Intersex – 1 IN 90
While we are getting more and more used to people who do not fit into boxes, a large group of people still live with a secret: they were born with a body that does not meet the normative definition of male or female as used by society. This occurs in about 1 in 90 people.
For years, the official policy on intersex was to keep it secret and possibly correct it surgically and/or hormonally. In the meantime, there is slowly more openness about intersex, the medical practice is also under pressure. But the idea that it is better to grow up as a boy or a girl and that medical intervention may be desirable is still prevalent.
Intersex children continue to undergo unnecessary medical treatments without their consent to fit better within the box of ‘male’ or ‘female’. The UN, the Council of Europe and the European Parliament consider this a violation of the (human) rights of the child and advocate a legal ban on these operations. The Netherlands often lead the way when it comes to LGBTI emancipation, the letter “I” was added in 2017 – but in the field of intersex this does not apply. As a result, intersex people often live ‘in the closet’. Studies show that living with a secret causes psychological problems and that early medical intervention can be traumatic. Intersex people on average have a lower income, lower education and a higher risk of depression and suicide.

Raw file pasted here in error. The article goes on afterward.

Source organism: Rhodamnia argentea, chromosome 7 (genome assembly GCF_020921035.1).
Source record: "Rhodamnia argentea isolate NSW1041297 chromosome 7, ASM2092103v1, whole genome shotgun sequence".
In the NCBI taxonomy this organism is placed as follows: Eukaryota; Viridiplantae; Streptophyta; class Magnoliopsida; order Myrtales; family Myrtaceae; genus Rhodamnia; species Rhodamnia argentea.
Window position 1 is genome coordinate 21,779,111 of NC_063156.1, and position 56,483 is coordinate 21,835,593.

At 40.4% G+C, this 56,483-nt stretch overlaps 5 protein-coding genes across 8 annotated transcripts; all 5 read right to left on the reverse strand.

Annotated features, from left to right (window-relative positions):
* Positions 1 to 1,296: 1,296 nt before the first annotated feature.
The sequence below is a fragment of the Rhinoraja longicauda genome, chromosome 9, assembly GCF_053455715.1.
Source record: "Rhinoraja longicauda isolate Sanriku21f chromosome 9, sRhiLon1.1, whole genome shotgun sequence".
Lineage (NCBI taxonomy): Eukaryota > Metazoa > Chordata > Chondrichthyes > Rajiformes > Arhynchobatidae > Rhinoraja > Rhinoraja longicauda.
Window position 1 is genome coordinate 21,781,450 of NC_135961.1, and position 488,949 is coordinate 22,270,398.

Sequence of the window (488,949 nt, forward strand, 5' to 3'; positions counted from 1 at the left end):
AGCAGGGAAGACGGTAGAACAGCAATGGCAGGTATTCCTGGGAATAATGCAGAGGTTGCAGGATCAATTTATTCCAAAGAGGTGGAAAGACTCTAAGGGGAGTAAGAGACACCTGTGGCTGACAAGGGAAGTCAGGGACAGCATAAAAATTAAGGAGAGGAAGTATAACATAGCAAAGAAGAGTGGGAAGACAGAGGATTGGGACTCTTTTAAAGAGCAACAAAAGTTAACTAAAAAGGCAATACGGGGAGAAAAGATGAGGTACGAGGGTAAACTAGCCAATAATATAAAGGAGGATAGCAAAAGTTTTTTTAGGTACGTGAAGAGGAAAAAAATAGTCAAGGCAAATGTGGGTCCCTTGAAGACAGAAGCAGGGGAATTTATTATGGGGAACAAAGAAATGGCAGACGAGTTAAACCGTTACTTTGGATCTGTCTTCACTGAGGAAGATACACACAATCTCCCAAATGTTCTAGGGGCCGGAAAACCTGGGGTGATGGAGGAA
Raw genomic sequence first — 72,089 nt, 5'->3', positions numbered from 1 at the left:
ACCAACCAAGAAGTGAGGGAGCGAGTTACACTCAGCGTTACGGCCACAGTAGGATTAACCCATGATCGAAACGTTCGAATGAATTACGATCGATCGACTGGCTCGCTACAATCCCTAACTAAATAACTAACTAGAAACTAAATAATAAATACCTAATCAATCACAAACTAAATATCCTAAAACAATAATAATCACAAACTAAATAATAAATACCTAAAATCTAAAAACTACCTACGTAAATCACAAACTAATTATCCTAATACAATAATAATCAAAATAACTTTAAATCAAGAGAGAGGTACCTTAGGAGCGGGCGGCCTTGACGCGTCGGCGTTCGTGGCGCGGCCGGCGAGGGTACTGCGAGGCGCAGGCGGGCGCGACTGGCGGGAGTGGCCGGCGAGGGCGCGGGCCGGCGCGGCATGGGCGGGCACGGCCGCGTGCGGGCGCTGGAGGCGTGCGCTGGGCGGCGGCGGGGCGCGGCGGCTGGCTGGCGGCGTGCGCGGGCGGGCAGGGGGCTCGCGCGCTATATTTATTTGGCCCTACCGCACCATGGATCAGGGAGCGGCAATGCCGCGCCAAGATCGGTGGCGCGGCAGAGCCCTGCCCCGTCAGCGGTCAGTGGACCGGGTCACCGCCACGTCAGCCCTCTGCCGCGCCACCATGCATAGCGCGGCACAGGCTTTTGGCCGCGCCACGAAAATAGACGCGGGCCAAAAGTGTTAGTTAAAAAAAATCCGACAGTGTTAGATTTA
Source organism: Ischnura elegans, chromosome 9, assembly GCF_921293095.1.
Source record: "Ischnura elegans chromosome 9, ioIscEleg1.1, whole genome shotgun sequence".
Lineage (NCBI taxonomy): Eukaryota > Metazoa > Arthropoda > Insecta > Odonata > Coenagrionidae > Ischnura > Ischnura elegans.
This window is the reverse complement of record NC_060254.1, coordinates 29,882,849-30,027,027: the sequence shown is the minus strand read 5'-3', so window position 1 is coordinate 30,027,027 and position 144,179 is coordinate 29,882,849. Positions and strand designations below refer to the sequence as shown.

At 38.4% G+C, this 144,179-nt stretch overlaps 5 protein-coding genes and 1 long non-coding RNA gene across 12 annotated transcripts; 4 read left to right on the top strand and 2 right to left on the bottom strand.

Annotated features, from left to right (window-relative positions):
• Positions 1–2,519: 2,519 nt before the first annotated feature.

This is a project by Ernst Coppejans and journalist Lara Aerts and has been in the making since 2019, and it is now being revealed to the world for the first time in 2023.
Ernst Coppejans is a Dutch award-winning portrait and documentary photographer whose work confronts social issues such as racism, exclusion, and LGBTQ rights. His vibrant use of color and honest, realistic style capture the essence of his subjects and their stories. Coppejans discovered his passion for photography’s storytelling power, studying at the Photo Academy in Amsterdam. His desire to capture the complexities of the human experience led him to explore the marginalized social issues that are too often ignored. Based in Amsterdam, he continues to push artistic boundaries, reminding us of photography’s power to enact social change and shape our understanding of the world.